John Ransom
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I’m not sure what to make of the comment from a Canadian researcher who is calling out the Humane Society regarding ads they have run deploring polar bear hunting for the commercial trade in bear goods.

I can’t peg the comments as a Leninist deviation from purely Marxist form of determinism or if it’s more of a rootless cosmopolitan deviation from a strictly Stalinist line of Polar Bearism for One Country.

Truthfully, it could both and I wouldn’t know it.

Nor would you—I hope.

We have come so far along the progressive continuum, that I'm not sure Progressives know even what Progressives are talking about.

"Polar bears are an incredibly uncontrollable symbol,” says Douglas Clark, a Saskatoon researcher from the University of Saskatchewan’s School of Environment and Sustainability “people use them for all kinds of things. It's to the point now where we need to depoliticize polar bears as a symbol."

Well this makes sense to me: Polar bears aren’t recognized by any amendment to the Constitution of the United States. Even in Canada.

We can pretty much do anything we want with them. And guns too.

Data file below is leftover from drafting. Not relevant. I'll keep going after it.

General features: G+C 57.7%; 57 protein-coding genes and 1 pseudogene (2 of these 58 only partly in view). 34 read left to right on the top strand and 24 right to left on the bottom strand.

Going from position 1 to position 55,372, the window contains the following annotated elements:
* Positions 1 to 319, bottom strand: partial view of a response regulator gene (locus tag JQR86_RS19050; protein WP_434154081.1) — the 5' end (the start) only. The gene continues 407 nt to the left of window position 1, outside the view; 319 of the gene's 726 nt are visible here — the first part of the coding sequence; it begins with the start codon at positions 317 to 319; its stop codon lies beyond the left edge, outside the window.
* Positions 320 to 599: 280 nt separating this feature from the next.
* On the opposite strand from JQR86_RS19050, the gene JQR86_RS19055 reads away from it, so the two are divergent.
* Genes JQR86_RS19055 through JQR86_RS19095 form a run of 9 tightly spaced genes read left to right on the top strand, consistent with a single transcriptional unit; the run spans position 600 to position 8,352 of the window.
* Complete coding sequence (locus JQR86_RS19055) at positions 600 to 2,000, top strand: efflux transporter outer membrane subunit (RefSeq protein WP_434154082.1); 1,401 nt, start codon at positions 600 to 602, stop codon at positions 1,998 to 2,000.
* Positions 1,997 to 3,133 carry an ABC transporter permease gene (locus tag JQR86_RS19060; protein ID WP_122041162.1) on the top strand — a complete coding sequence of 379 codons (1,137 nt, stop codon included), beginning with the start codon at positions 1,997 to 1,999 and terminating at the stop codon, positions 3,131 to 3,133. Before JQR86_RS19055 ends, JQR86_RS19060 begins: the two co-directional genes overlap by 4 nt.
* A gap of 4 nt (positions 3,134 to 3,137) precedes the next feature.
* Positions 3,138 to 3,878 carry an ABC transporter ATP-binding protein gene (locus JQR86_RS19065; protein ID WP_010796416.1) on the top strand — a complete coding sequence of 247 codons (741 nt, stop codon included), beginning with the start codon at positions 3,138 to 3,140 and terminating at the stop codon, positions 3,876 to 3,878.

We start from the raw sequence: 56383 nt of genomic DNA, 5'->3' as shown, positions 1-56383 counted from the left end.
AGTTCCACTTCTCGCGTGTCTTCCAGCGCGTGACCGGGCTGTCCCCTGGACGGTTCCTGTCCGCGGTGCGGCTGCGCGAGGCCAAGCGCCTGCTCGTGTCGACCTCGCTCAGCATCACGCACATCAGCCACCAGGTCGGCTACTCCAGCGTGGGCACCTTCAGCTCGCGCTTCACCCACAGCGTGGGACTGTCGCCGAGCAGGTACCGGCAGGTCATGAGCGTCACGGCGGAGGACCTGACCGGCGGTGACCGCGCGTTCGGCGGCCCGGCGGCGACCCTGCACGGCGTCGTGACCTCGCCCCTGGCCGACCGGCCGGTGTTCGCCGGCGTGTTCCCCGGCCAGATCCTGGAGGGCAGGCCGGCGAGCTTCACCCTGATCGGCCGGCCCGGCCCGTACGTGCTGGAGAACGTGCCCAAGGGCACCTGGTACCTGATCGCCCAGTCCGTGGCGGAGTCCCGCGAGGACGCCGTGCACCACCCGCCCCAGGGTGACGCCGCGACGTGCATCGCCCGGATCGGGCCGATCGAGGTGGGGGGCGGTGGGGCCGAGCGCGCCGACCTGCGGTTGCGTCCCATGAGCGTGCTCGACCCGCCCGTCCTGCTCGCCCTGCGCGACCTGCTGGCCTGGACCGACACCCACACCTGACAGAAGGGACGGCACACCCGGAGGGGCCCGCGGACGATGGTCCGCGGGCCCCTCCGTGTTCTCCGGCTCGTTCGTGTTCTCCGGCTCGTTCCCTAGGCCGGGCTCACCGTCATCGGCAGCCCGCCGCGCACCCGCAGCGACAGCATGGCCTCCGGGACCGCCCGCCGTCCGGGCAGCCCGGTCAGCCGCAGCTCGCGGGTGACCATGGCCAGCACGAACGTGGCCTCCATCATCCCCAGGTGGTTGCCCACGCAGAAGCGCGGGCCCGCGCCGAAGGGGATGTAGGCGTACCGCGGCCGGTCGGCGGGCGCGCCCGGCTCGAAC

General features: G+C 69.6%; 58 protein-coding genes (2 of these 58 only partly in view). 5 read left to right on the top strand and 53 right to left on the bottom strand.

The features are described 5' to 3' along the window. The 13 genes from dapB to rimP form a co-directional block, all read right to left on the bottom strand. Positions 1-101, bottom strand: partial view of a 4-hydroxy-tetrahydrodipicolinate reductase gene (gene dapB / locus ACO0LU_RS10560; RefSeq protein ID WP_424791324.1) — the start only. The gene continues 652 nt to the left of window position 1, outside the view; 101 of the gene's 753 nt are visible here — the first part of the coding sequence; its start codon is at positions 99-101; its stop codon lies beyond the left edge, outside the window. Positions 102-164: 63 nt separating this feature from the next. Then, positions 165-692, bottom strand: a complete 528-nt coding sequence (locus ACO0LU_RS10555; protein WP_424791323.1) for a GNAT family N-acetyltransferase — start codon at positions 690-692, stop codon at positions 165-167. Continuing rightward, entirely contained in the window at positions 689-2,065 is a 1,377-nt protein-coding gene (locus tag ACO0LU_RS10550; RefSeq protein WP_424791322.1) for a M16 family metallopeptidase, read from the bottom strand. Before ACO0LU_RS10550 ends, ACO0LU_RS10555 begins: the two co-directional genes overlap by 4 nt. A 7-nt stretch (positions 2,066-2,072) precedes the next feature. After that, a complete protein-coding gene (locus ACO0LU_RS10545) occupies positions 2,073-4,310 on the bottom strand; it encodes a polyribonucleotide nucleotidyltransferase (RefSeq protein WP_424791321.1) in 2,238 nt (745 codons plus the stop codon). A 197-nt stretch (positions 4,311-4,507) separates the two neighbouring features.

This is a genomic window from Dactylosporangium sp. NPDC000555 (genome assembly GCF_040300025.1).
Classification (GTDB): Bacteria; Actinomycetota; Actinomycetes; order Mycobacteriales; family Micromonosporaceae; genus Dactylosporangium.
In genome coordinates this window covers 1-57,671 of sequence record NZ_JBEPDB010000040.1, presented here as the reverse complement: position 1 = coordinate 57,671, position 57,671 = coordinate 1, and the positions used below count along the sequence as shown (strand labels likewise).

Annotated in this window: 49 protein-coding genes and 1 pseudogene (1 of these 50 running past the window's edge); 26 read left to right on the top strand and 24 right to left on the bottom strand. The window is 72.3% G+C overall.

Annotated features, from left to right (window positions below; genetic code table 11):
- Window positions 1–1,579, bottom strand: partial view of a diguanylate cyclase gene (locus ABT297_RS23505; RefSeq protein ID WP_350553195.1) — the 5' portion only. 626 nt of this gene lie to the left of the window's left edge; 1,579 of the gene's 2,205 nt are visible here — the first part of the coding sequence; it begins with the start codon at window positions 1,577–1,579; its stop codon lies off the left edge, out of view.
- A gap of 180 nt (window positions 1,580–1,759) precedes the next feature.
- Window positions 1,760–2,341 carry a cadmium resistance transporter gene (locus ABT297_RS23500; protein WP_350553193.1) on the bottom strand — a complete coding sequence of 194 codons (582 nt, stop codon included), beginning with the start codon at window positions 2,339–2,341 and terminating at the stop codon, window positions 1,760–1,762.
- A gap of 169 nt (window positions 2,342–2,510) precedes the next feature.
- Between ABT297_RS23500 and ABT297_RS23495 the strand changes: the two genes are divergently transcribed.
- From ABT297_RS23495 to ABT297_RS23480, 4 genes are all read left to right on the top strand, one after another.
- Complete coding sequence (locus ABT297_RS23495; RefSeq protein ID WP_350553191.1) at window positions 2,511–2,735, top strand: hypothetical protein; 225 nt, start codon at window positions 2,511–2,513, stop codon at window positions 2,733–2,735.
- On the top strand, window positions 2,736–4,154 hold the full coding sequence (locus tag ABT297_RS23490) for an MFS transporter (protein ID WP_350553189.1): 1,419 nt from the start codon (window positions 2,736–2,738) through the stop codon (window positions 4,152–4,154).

So why don’t we get Congress to pass a law that would “regulate” polar bears as a symbol so we can get them under control… you know, as a symbol, and symbolically?

And if Congress won’t act, perhaps the president could wrestle with the darn beasts using his pen and his phone or, ah… stroke of genius…use the IRS to make sure polar bear symbols are “depoliticized.”

After all, we can’t have polar bears running around symbolizing things that the government doesn’t approve of.

Why?

Mid-term elections. Case. Closed.

Clark, who wrote a study about politics and polar bears paid for with taxpayer dollars—he works, after all, at a public university--is concerned that not enough people are upset about the “real” threat to polar bears: evolution.

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John Ransom

John Ransom is the Finance Editor for Townhall Finance.